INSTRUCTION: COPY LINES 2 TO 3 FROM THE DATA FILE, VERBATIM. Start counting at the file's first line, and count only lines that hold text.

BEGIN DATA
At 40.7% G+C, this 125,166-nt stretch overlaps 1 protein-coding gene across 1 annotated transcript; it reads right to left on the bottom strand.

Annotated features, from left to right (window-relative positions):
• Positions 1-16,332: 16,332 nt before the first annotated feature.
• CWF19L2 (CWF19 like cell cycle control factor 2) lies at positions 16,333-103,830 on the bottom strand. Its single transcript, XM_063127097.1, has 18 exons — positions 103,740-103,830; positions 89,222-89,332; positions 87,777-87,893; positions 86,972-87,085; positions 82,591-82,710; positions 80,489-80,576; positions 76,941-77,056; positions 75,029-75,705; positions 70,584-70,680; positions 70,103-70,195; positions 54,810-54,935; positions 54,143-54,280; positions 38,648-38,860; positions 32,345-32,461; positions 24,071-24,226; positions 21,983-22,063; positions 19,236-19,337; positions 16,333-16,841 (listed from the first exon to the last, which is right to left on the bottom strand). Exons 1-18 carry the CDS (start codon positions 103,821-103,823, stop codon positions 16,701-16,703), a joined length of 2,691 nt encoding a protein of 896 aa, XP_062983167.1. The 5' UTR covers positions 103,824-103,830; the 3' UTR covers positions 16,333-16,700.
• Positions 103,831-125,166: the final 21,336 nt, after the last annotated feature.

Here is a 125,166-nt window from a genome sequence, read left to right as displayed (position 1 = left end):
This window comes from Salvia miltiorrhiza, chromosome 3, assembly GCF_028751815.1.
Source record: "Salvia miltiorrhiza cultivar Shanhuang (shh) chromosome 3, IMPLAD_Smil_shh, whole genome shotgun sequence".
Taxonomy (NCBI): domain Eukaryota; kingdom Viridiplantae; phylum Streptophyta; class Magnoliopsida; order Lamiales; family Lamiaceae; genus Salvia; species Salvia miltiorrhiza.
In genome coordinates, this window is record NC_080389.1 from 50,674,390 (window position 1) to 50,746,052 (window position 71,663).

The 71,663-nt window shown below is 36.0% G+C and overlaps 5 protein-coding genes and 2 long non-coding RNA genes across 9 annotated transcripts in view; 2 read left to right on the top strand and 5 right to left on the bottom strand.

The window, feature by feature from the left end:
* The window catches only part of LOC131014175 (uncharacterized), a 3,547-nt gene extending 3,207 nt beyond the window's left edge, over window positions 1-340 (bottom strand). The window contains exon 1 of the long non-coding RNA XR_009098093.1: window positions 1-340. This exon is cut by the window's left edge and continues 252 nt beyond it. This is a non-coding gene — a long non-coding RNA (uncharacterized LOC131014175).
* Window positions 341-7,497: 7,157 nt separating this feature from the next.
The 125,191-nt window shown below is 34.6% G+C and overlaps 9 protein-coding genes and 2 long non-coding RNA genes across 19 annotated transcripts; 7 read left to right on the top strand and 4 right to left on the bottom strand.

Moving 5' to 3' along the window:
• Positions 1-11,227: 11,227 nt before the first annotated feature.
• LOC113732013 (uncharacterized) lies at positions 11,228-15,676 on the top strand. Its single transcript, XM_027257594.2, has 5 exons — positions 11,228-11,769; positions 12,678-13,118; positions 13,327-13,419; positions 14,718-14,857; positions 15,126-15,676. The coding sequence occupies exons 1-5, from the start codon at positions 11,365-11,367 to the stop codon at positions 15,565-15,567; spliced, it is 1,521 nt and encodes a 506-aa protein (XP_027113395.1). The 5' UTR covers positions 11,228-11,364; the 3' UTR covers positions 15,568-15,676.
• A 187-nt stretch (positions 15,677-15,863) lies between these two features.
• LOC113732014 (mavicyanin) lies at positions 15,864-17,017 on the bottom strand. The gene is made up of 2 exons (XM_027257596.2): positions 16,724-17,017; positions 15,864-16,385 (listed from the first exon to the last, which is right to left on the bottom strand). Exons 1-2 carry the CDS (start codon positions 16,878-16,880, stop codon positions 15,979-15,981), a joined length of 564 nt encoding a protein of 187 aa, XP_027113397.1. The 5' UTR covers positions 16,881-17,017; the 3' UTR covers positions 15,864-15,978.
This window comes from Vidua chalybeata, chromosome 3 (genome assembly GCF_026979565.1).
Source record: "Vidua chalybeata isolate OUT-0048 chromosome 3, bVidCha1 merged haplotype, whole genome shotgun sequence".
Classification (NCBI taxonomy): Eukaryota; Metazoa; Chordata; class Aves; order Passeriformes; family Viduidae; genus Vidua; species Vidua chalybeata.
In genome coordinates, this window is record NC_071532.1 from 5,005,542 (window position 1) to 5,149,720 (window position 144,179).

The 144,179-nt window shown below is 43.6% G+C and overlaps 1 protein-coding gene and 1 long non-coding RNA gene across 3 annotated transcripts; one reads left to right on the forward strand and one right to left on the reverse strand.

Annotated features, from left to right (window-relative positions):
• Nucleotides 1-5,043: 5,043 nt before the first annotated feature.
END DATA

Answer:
Annotated features, from left to right (window-relative positions):
• Positions 1-16,332: 16,332 nt before the first annotated feature.